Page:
TORONTO — Amir Gissin wasn’t surprised at how few students came to hear him speak at York University last week – indeed, it proved to him that Israel has a problem with its public image.
Fifteen students heard Gissin, Israel’s consul general in Toronto, speak Sept. 22 about the “Brand Israel” pilot project now underway in Toronto, and its possible relevance for students.
“One reason this hall isn’t filled is that it seems we can’t win,” Gissin said. “There is a negative atmosphere here, and at other campuses. I offer you a framework of winning the [public relations] war. It might sound ambitious, but I want to share my optimism.”
The Israeli government has partnered with Jewish community organizations in Toronto to launch the “Brand Israel” program, a media and advertising campaign that aims to take the emphasis off the Middle East conflict and place it more on Israel’s accomplishments and culture.
The Israel campus advocacy group Hasbara, which organized the event, moved the talk from York’s Founders Assembly Hall to the Accolade East Building at the last minute due to what were described as security concerns.
Gissin maintained that while the public might know a lot about Israel, what it knows is heavily biased.
“It’s not that our audience is ignorant. They feel they know too much. What they get about Israel are the same words, pictures and messages. The western media narrative is the poor Palestinians, Israeli tanks and Israeli guns. We’ve been portrayed that way for years,” he said.
“The world believes that Israel’s violence is the violence typical of extremist regimes. We must present Israel as a moderate state. It is the first step to a better image.”
The branding project will try to shift the focus and associations about Israel from the conflict to what the country excels at.
“How are Israelis when we are at our best? Israel is the most creative place in the world, with entrepreneurship, ingenuity and a volcano of creativity. Your laptop even has a Jewish mind. There is likely an Israeli microchip in there.”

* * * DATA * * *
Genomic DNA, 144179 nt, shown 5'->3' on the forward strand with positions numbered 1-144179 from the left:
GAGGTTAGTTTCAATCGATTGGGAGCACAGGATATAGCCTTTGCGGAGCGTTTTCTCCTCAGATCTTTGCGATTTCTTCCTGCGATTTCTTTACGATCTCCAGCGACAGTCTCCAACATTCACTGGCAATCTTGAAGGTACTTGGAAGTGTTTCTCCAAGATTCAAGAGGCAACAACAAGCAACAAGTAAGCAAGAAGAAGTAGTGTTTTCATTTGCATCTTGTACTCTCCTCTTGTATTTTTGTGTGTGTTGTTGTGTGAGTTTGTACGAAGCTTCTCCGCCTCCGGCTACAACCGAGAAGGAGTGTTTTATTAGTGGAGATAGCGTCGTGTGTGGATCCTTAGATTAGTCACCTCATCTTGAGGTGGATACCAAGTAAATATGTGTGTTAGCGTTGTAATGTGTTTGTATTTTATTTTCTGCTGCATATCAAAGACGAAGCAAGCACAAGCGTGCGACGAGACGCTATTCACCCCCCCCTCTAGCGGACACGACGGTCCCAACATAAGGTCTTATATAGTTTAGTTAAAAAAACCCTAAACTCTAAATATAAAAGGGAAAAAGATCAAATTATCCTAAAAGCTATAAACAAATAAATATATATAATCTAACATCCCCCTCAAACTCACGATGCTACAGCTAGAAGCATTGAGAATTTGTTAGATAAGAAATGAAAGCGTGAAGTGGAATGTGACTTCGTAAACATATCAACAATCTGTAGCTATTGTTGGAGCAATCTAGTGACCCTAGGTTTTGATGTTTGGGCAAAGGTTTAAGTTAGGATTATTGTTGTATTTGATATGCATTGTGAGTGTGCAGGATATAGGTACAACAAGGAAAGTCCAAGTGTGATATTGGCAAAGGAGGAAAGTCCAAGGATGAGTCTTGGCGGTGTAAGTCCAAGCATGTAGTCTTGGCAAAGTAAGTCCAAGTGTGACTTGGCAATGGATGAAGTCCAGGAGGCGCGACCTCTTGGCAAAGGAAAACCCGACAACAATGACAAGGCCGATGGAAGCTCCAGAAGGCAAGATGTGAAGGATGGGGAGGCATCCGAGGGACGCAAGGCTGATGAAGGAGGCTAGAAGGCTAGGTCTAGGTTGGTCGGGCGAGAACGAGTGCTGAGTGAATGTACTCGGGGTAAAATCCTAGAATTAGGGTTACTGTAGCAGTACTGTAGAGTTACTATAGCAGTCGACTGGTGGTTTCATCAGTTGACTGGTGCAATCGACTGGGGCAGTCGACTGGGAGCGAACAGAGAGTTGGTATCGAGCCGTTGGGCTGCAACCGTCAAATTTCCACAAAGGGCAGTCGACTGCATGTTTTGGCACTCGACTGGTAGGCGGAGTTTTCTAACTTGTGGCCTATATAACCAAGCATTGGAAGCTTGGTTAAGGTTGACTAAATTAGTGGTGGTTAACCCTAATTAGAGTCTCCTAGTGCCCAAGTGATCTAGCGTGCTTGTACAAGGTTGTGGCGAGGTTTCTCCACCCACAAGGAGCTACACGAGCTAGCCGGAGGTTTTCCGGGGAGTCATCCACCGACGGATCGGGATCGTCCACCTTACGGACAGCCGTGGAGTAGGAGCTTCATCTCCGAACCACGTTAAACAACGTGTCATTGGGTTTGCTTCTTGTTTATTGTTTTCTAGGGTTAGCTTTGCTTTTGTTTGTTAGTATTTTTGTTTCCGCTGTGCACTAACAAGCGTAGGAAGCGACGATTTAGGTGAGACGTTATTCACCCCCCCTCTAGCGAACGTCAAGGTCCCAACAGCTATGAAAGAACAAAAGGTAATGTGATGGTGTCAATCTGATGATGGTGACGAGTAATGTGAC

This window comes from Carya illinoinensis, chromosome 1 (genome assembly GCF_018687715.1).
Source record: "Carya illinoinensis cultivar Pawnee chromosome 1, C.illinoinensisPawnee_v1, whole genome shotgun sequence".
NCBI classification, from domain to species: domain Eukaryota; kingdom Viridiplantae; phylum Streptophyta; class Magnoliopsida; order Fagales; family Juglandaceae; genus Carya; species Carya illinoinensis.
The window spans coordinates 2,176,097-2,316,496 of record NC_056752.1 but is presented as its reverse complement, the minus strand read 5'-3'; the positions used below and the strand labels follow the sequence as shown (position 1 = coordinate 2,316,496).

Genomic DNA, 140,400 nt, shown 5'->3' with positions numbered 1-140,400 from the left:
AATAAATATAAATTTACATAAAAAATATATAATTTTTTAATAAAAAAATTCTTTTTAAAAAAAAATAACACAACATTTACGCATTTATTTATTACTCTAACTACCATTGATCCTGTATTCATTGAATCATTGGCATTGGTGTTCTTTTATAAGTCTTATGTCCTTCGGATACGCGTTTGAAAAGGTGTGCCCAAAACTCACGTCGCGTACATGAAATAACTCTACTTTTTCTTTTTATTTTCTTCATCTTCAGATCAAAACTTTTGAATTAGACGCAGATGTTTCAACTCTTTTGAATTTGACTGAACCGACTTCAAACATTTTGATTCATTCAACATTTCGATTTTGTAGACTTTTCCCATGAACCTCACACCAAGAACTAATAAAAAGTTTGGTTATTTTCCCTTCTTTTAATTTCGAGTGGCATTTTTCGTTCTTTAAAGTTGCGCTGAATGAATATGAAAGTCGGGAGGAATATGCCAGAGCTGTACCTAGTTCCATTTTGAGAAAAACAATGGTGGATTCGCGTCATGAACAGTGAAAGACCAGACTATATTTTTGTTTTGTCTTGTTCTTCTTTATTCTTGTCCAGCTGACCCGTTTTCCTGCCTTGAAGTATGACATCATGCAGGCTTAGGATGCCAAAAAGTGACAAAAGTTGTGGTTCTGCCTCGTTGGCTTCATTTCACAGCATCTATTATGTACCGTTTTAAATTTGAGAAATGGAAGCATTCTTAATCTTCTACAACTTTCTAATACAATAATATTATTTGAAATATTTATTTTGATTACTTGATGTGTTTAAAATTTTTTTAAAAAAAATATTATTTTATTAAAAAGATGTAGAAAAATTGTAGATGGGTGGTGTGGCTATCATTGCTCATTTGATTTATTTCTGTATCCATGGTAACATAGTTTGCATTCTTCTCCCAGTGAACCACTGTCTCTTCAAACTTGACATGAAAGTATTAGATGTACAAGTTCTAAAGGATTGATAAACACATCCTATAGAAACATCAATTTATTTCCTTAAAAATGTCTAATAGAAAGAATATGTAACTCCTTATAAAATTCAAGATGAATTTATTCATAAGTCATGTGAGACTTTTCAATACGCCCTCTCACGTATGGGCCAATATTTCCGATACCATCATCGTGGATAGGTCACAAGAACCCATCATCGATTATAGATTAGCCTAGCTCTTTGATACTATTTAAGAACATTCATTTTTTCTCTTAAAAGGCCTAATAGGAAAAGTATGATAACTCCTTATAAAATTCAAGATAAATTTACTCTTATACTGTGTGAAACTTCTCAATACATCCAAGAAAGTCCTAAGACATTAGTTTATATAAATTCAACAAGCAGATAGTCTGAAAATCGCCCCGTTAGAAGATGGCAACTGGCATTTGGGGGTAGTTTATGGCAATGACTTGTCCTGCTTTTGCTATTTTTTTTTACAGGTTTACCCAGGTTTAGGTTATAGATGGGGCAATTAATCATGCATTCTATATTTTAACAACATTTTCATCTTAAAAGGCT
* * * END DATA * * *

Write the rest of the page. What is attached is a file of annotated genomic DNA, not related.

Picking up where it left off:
Some York students in attendance liked what Gissin had to say.
Jessica Abourmad, 19, a linguistics major, said she agreed that the media’s portrayal of the Jewish state should be less concerned with hostilities.
“I like the aspect that the goal is to focus more on people than what happens in the region. Automatically people think of disaster and murder when it comes to Israel,” she said. “What’s brought to the world through media are angry images that people should pay less attention to.”
Hayley Ulrich, 20, an education and sociology major, believes that it’s just as important to take the message to her peers on campus as it is to change Israel’s media image.
“The reason people don’t know about what good Israel has to offer is that the right image of Israel hasn’t been put out there. People have been ignoring their responsibility to make Israel relevant to others’ lives,” she said.
“I’m starting to tell more and more of my friends why Israel has my support. They need to be informed that Israel wants peace and that Israel activists never support hate. Our biggest asset is education, and I think we have to try more education on a personal level.”
Anna Neuman, 21 – a history and education major at York, as well as a Stand With Us Emerson Fellow and has been involved with Israel advocacy on campus for two years – said it’s also worthwhile to sell Israel as a destination for university-aged tourists.
“These are students who go on spring break and winter break and are looking for travel destinations. They have disposable income. Israel has history, archeology, natural resources. It is so imperative for students to see what Israeli culture is really about,” Neuman said.
“Seeing it for themselves is a good way to diffuse the offensive images from the media. Israel has so much to offer culturally, technically, medically, ethically and scientifically.”
Neuman added that such a selling job, and defending Israel on campus in general, is an uphill battle without major Jewish community assistance.
“I feel that the campus community has been sorely neglected in terms of Israel advocacy. As a student, I feel alienated by the Jewish community’s negligence. I know that many other students feel this way too.”
The students at York’s Hasbara are planning two major upcoming events. Shachar Zahavi, director of IsraAid, will speak at York on Oct. 2. IsraAid is an umbrella organization that brings together several Israeli humanitarian foundations.
As well, Hasbara is planning the second instalment of the annual Sing for Koby charity coffeehouse showcase in support of Camp Koby, on the evening of Oct. 19 (location to be announced).
Camp Koby is a summer experience in Israel for North American high school students to teach them, among other things, about the effects of terror on children and the skills needed to be an advocate for Israel.
Gissin lauded the students for their enthusiasm and their drive to defend Israel on campus.
“Hasbara is taking the active approach, which is good. I wish I saw more of that kind of activism on campus.”